On this article you will find information on collars for deaf dogs. I would like to make it clear that my dog Sabrina never had a training collar because I personally don't like them. My reason for this is that they have to be placed quite tight around the dog's neck for them to feel the vibration and some dogs find them traumatizing. In addition, it is not a good idea to let a deaf dog off of their leash in an open area anyway (see living with a deaf dog) However, some people do and for this reason I have included some information about them as you will be the best judge of what is best for your dog.
Vibrating collars are used to train deaf dogs because they provide the added benefit of acting like a paging system for the dog and its owner. When pressed, a button on a remote control causes the collar to vibrate, attracting your dog's attention (after extensive training!). The effective distance of the collar will depend on the make of the collar, so it is important to consider this when buying one. Although they are not the same as an electronic or shock collars and the vibration is not very strong, they are not pleasant for the dog either and a very sensitive dog can have a negative reaction to them.
Will your dog need a vibrating collar? Most likely, not. Many deaf dog owners including myself do not use them for number of reasons:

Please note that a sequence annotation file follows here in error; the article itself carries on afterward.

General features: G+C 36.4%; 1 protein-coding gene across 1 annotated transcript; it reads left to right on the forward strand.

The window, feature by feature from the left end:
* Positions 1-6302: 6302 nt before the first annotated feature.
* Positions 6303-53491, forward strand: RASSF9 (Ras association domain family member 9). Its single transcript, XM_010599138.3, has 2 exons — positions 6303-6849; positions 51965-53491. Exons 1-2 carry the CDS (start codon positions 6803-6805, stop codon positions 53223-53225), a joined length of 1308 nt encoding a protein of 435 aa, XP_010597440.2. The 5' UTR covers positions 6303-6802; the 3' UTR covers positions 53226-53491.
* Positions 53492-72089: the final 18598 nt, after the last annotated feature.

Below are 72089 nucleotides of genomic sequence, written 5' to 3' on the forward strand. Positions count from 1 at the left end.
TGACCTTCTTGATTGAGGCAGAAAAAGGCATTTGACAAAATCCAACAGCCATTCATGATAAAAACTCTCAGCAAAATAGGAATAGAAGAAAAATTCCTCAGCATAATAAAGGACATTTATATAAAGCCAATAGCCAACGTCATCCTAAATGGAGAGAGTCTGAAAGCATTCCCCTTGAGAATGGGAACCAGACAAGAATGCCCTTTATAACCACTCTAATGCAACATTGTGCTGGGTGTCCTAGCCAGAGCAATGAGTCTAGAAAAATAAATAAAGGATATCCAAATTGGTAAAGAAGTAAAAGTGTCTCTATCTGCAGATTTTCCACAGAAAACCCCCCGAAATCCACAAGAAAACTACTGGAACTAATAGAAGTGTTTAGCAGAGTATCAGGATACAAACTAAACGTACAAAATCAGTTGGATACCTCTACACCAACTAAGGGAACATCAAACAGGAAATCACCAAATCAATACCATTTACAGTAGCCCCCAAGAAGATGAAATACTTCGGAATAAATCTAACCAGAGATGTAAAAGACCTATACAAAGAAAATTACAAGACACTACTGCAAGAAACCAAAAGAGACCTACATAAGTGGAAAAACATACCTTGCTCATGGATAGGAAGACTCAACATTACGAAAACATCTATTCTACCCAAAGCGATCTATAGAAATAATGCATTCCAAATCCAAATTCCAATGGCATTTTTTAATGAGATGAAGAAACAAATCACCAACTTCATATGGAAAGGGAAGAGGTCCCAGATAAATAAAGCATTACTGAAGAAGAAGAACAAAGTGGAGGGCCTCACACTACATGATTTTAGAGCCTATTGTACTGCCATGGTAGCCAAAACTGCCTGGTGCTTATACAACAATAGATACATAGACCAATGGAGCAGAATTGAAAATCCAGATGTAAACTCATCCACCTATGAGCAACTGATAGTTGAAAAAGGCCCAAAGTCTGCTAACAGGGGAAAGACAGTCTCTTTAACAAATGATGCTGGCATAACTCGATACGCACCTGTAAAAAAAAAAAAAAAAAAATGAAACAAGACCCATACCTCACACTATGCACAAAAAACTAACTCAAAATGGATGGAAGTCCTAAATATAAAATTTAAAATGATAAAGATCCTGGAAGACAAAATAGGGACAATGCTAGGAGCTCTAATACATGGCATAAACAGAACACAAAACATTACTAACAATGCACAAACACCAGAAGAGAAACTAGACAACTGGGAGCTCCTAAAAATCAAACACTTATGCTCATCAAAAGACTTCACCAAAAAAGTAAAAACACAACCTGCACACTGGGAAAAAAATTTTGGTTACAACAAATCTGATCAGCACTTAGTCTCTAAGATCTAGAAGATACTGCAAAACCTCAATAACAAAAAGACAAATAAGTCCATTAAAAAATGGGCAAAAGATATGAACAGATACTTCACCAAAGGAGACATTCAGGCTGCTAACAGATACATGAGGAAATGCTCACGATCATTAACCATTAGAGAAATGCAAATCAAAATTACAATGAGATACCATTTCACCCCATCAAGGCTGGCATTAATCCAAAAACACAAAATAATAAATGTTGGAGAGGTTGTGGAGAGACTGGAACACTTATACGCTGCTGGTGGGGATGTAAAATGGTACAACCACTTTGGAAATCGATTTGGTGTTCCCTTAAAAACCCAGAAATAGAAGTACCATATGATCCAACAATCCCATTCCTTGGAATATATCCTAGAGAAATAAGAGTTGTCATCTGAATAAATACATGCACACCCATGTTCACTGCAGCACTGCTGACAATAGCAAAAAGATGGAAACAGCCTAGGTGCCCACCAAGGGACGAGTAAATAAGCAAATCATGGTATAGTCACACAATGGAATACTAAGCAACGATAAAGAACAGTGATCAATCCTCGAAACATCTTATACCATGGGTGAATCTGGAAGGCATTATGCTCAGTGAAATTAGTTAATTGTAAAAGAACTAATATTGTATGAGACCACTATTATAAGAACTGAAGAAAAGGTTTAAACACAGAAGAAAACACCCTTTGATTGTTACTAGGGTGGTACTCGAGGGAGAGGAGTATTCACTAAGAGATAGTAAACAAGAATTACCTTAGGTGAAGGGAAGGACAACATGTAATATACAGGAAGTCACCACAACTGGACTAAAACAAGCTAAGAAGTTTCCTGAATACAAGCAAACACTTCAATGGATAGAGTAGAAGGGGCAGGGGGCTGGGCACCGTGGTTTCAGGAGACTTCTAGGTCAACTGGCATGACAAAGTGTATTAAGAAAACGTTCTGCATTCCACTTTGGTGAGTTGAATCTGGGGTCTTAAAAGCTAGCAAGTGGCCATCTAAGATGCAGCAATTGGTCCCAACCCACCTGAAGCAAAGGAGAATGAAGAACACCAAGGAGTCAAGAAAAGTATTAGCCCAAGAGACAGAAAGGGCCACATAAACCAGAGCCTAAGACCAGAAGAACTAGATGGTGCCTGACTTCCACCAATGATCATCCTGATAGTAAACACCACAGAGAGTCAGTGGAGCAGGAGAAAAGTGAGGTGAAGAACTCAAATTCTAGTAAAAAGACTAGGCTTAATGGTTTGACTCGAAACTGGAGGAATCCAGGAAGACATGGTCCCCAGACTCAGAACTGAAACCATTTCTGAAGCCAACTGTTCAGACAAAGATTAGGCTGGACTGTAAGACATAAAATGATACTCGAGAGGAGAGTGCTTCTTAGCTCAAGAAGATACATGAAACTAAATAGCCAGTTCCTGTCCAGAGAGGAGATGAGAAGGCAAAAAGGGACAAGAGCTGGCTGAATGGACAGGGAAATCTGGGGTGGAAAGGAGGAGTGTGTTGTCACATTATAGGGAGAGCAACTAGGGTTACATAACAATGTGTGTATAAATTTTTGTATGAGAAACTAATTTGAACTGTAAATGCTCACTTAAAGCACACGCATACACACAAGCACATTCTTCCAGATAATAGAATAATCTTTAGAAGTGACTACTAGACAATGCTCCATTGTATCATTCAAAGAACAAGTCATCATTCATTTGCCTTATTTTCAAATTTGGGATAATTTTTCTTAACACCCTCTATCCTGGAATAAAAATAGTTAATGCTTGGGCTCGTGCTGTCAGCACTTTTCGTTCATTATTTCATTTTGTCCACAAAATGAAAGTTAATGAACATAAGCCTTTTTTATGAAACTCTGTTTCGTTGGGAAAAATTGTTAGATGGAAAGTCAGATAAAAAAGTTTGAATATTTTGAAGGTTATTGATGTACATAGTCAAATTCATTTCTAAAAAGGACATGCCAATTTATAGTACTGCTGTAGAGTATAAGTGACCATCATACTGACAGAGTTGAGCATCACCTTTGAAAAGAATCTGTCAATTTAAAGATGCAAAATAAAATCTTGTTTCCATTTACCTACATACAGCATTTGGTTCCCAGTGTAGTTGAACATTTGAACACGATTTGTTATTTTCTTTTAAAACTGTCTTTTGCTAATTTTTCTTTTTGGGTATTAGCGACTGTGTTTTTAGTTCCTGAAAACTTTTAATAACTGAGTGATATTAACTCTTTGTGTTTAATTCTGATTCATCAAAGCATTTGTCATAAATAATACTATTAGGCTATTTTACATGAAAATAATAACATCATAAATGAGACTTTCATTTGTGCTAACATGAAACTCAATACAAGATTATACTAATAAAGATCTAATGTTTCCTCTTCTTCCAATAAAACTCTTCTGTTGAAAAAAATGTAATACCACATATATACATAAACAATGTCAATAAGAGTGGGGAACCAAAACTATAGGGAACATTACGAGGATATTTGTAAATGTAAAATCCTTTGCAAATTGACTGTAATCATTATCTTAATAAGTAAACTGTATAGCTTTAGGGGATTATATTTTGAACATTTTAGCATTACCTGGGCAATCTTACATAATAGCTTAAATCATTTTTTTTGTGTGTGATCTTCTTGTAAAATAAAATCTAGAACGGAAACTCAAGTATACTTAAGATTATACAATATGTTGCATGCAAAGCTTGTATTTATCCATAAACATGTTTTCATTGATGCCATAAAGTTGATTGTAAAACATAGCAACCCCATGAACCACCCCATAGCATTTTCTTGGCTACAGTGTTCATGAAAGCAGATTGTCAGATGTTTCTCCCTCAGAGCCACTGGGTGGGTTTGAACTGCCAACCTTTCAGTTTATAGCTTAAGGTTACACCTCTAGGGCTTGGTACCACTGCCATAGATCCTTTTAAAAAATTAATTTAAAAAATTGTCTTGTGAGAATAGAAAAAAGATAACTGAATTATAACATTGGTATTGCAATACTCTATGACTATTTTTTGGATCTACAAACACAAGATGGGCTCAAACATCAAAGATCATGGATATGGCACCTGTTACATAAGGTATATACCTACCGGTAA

One of the main drawbacks of vibrating collars is their weight. They are too heavy for smaller dogs and pups (they weigh between 65g to 221g and they are as big as the average soap bar) and it does not really teach your pet to do anything, besides being an attention getter for the cue "look at me". Also, from my experience, it is never advisable to let your deaf dog roam free, as there is no guarantee that they will come back.
The collars available today come with a number of available features. Many of them have a tone feature that can help you track down your dog (although this can be substituted by tying a tiny bell to the collar) and it is ideal if you do not want to hear the sound of a bell when your dog walks or when your pet is sleeping.
If you consider buying a vibrating collar make sure that it is waterproof. If it is a combination vibration/shock system, make sure that the shock setting can be turned off. Ideally it should be small (5% of the total body weight of the pet, which is still a lot). Most of these collars come for medium to large sized dogs, have a long battery life, a tone setting and a long range.
Remember that a vibrating collar is not a magic wand and your dog will need to be trained regardless. Do not assume that your dog will come back to you if it is off the leash just because you press a button to make its collar vibrate. Your pet is deaf and it can never be let off-leash (unless in a safe fenced-in area) just because you are using a vibrating collar.
When you introduce the collar to the dog patience is the key. You have to let the dog get used to the feeling, especially as it is heavier than a regular collar. Fit it according to the instructions and let your pet wear it for short periods for the first three days so that he or she can get accustomed to it. DO NOT test the vibration until your pet has got used to wearing the collar as doing so could create a negative association to it.
Use treats to encourage the dog associating good feelings with wearing the collar. This can be done by giving them a treat when you put the collar on. Positive reinforcement always works well.